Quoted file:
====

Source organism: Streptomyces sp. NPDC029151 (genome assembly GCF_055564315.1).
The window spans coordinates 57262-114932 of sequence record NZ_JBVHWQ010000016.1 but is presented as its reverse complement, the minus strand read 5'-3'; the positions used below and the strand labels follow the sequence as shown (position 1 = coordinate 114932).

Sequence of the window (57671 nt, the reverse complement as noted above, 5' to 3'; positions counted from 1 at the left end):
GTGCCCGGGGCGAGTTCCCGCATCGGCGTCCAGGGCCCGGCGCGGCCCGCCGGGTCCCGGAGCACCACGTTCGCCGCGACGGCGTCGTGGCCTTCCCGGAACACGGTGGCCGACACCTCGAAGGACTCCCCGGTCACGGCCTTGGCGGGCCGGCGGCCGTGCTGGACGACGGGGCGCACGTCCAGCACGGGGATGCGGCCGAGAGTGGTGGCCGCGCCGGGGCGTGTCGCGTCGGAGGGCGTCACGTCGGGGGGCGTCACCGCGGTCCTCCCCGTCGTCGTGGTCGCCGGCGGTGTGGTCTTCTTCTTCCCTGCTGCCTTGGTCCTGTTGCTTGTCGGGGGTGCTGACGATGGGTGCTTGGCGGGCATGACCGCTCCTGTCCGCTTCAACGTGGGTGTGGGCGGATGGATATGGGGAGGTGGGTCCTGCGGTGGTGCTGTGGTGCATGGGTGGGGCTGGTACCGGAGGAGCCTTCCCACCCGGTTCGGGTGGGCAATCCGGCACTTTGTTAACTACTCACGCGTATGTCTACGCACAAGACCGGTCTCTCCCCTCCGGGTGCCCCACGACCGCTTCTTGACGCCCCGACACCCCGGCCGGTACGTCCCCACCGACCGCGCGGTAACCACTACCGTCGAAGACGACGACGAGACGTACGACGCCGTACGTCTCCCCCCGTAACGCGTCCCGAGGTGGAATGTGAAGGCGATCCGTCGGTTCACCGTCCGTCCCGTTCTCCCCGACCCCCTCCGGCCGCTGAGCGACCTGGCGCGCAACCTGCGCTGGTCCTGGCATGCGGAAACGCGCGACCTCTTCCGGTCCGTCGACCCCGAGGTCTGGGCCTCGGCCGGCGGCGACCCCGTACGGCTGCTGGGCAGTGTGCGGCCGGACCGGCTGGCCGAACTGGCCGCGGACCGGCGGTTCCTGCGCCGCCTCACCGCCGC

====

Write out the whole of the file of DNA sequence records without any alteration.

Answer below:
Source organism: Streptomyces sp. NPDC029151 (genome assembly GCF_055564315.1).
The window spans coordinates 57262-114932 of sequence record NZ_JBVHWQ010000016.1 but is presented as its reverse complement, the minus strand read 5'-3'; the positions used below and the strand labels follow the sequence as shown (position 1 = coordinate 114932).

Sequence of the window (57671 nt, the reverse complement as noted above, 5' to 3'; positions counted from 1 at the left end):
GTGCCCGGGGCGAGTTCCCGCATCGGCGTCCAGGGCCCGGCGCGGCCCGCCGGGTCCCGGAGCACCACGTTCGCCGCGACGGCGTCGTGGCCTTCCCGGAACACGGTGGCCGACACCTCGAAGGACTCCCCGGTCACGGCCTTGGCGGGCCGGCGGCCGTGCTGGACGACGGGGCGCACGTCCAGCACGGGGATGCGGCCGAGAGTGGTGGCCGCGCCGGGGCGTGTCGCGTCGGAGGGCGTCACGTCGGGGGGCGTCACCGCGGTCCTCCCCGTCGTCGTGGTCGCCGGCGGTGTGGTCTTCTTCTTCCCTGCTGCCTTGGTCCTGTTGCTTGTCGGGGGTGCTGACGATGGGTGCTTGGCGGGCATGACCGCTCCTGTCCGCTTCAACGTGGGTGTGGGCGGATGGATATGGGGAGGTGGGTCCTGCGGTGGTGCTGTGGTGCATGGGTGGGGCTGGTACCGGAGGAGCCTTCCCACCCGGTTCGGGTGGGCAATCCGGCACTTTGTTAACTACTCACGCGTATGTCTACGCACAAGACCGGTCTCTCCCCTCCGGGTGCCCCACGACCGCTTCTTGACGCCCCGACACCCCGGCCGGTACGTCCCCACCGACCGCGCGGTAACCACTACCGTCGAAGACGACGACGAGACGTACGACGCCGTACGTCTCCCCCCGTAACGCGTCCCGAGGTGGAATGTGAAGGCGATCCGTCGGTTCACCGTCCGTCCCGTTCTCCCCGACCCCCTCCGGCCGCTGAGCGACCTGGCGCGCAACCTGCGCTGGTCCTGGCATGCGGAAACGCGCGACCTCTTCCGGTCCGTCGACCCCGAGGTCTGGGCCTCGGCCGGCGGCGACCCCGTACGGCTGCTGGGCAGTGTGCGGCCGGACCGGCTGGCCGAACTGGCCGCGGACCGGCGGTTCCTGCGCCGCCTCACCGCCGC